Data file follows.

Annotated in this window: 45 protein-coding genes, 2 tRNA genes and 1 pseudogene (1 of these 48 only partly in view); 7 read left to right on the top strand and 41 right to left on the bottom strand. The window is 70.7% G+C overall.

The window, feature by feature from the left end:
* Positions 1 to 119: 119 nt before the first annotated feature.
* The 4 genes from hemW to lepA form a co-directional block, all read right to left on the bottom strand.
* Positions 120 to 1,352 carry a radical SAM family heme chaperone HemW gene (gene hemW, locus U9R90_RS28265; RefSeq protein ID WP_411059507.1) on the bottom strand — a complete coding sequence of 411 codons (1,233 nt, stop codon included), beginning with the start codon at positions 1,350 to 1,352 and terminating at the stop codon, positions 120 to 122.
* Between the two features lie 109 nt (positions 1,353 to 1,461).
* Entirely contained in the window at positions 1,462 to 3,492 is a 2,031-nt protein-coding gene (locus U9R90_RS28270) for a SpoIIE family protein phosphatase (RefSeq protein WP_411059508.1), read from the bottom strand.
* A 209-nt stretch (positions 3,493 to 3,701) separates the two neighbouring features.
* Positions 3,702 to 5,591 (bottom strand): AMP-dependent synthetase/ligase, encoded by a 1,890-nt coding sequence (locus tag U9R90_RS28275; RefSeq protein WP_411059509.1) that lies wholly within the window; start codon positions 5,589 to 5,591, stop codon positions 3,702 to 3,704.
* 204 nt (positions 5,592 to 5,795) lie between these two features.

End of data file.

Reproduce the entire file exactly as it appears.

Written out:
Annotated in this window: 45 protein-coding genes, 2 tRNA genes and 1 pseudogene (1 of these 48 only partly in view); 7 read left to right on the top strand and 41 right to left on the bottom strand. The window is 70.7% G+C overall.

The window, feature by feature from the left end:
* Positions 1 to 119: 119 nt before the first annotated feature.
* The 4 genes from hemW to lepA form a co-directional block, all read right to left on the bottom strand.
* Positions 120 to 1,352 carry a radical SAM family heme chaperone HemW gene (gene hemW, locus U9R90_RS28265; RefSeq protein ID WP_411059507.1) on the bottom strand — a complete coding sequence of 411 codons (1,233 nt, stop codon included), beginning with the start codon at positions 1,350 to 1,352 and terminating at the stop codon, positions 120 to 122.
* Between the two features lie 109 nt (positions 1,353 to 1,461).
* Entirely contained in the window at positions 1,462 to 3,492 is a 2,031-nt protein-coding gene (locus U9R90_RS28270) for a SpoIIE family protein phosphatase (RefSeq protein WP_411059508.1), read from the bottom strand.
* A 209-nt stretch (positions 3,493 to 3,701) separates the two neighbouring features.
* Positions 3,702 to 5,591 (bottom strand): AMP-dependent synthetase/ligase, encoded by a 1,890-nt coding sequence (locus tag U9R90_RS28275; RefSeq protein WP_411059509.1) that lies wholly within the window; start codon positions 5,589 to 5,591, stop codon positions 3,702 to 3,704.
* 204 nt (positions 5,592 to 5,795) lie between these two features.